Dear Kate and Wills,
I see that Princess Charlotte’s just turned four. How time flies!
So I’m guessing that she’ll be starting school in September and will be really excited to meet new friends and start getting an education.
I’m sure she’ll also be very excited about getting her new school uniform and her very first pair of school shoes.
As an experienced and fully qualified shoe fitter can I offer you some valuable advice about the school shoes? I’ve got some useful tips and hints to make shopping for school shoes less stressful for you (or for
Along with her first walkers, Charlotte’s school shoes are probably the most important item of footwear that she’ll put on her feet in her childhood years. They really need to be selected and fitted with great
care and attention, especially for reception-aged children.
Let’s face it, school shoes are worn (on average) for five days a week and for at least seven hours a day, and that’s not to mention all the walking to and from school and all the running around in the playground at lunch and break times, and at after-school clubs.
It’s never too early in the summer holidays to start thinking about buying your school shoes and getting ready for the new academic year. Plus it avoids all that last minute panic when everything has been picked over or your child’s size has sold out.
Buying early is great for choice – we have our school shoes delivered to our shops in July so this is when the collection will be strongest. If your child is very specific about wanting a patent shoe with a flower on it – you’re more likely to find it early. Possibly more importantly, if your child has very specific requirements such as very narrow feet, very wide feet, hypermobility, or orthotic inserts then shop early.
But what if your child grows over the summer holidays? This is the myth that if you leave your school shoe buying to the last minute it will be the most cost-effective course of action. Wrong! Children very rarely grow so much over the school holidays that they need to swap the shoes they have purchased early in the summer break. Besides, if a school shoe is fitted correctly there should be approximately a good three months worth of growing room factored in by the fitter (before the shoe becomes ‘too big’ and slips off the foot).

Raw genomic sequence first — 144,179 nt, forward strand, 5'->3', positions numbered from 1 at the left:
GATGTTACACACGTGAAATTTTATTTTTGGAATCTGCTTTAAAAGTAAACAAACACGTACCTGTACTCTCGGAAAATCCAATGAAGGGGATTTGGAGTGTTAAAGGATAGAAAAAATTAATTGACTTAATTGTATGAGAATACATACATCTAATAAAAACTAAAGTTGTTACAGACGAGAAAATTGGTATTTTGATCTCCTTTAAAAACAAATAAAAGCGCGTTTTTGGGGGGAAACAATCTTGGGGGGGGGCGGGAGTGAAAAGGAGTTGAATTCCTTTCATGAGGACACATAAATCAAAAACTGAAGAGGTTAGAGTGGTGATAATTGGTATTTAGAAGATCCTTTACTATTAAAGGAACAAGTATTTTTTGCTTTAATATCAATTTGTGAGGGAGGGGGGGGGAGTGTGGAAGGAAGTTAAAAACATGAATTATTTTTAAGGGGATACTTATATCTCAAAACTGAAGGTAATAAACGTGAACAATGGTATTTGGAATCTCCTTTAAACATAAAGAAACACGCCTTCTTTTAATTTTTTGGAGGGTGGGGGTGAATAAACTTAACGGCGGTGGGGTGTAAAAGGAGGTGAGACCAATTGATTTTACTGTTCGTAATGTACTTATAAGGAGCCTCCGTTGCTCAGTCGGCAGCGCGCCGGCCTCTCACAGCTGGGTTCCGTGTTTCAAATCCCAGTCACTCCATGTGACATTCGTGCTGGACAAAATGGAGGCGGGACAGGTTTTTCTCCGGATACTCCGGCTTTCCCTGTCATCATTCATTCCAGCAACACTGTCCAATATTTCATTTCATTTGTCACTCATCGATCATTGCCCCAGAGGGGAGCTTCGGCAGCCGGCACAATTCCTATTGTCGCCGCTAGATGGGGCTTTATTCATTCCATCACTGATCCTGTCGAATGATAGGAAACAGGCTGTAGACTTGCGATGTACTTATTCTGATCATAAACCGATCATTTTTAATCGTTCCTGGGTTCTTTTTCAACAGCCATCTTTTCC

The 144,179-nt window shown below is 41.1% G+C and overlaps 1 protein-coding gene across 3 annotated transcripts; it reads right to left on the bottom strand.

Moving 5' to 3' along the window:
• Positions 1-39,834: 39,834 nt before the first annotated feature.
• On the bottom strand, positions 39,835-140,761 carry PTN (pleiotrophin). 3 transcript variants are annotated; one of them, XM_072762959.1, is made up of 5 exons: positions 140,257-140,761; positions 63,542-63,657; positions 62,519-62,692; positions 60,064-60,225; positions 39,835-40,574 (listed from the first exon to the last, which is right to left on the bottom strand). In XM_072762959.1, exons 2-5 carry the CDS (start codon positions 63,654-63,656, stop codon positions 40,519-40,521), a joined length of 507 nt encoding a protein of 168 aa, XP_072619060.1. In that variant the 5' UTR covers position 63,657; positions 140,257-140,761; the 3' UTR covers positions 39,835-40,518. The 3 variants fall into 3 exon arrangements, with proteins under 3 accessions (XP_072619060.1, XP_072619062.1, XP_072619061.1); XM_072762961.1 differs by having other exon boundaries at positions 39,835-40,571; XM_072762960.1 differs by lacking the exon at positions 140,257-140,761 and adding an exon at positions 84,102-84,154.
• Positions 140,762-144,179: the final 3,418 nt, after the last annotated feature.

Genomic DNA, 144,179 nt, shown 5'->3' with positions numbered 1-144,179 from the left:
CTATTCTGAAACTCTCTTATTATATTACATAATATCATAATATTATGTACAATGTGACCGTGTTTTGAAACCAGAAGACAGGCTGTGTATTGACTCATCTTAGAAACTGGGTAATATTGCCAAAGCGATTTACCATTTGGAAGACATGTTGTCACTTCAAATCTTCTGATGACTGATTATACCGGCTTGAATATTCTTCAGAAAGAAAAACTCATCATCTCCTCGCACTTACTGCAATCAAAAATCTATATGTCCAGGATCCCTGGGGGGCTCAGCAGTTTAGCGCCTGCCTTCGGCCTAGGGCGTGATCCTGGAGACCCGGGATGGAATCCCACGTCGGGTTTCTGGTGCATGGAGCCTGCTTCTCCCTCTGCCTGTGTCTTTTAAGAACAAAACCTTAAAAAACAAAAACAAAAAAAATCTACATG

Parents who get their school shoes sorted out early tend to ask for a bit of extra growing room anyway. Then if there are any concerns about sizing, we can advise these customers to come back a couple of days before school begins for a double-check of the fit.
In addition to that, shoes that have been bought early will give you time for Charlotte to try on her new shoes and wear them at home in order to ‘break them in’. Wearing new (clean) shoes around the palace, with the correct socks or tights for a short period of time over a couple of days should do the trick. If she does this then her new shoes won’t feel too stiff or give her any blisters on her first day; so if there are any problems at this stage you or William still have time to sort them out.
Most school children of primary school age have feet that grow in rapid, erratic bursts throughout the year, yet on average you only need two pairs of school shoes per academic year. That said, if your child is a climber, a footballer or rides a scooter while wearing their school shoes then you may need to replace their school shoes more frequently.
As Charlotte is going to be starting in Reception then it may be worth considering a style with a toe bumper or scuff guard, as more often
than not she will find herself spending a lot of time kneeling on the classroom carpet.
When you come along to shop for shoes in the summer you can help us by being prepared – bring the correct school socks with you for fitting Charlotte’s shoes. Some people turn up with their child in sandals or flip-flops and they’ve forgotten to bring their socks, or even the relevant orthotic inserts! We can lend you some ‘trying on’ socks, of course, but if your child is already wearing socks and is ready to be measured this can speed up the process at a very busy time when there is often a queue.
Wills and Kate – please remember that school shoes are not indestructible. Some children will always find a way to destroy them – in spite of what their parents might think!
School shoes should be sturdy, durable, comfortable and preferably breathable. As this is your child’s main item of footwear for the week then it is often a false economy and inadvisable for your child’s long-term foot health to choose a cheap, ill-fitting version.
To get the best value from your new school shoe purchase, clean and polish the leather regularly to maintain looks and longevity. You wouldn’t buy a new dress, wear it every day, and never bother to wash it! Look after your investment, and the shoes will look after your child’s feet.
Most suppliers will guarantee a child’s shoe or boot for approximately three months for ‘normal’ wear and tear, and then you will need to have a re-measure to check for any growth spurts. The retailer is not responsible for excessive wear and tear such as ‘scooter toe’. If your child scoots to school and insists on using their shoes as a brake, then encourage them to wear an old pair of trainers for this. An expensive leather school shoe is designed to be tough and robust, but it is not designed to be dragged along the pavement upside down.
Remember to look out for the Society of Shoe Fitters logo or the Children’s Foot Health Register logo when you go shopping – then you will know that you are putting your child’s feet in the best-qualified hands. Charlotte will only get one pair of feet in her lifetime so it’s up
to you to make sure they get the best care.
Kim Jackson M.S.S.F.
Klodhoppers (Hove & Haywards Heath)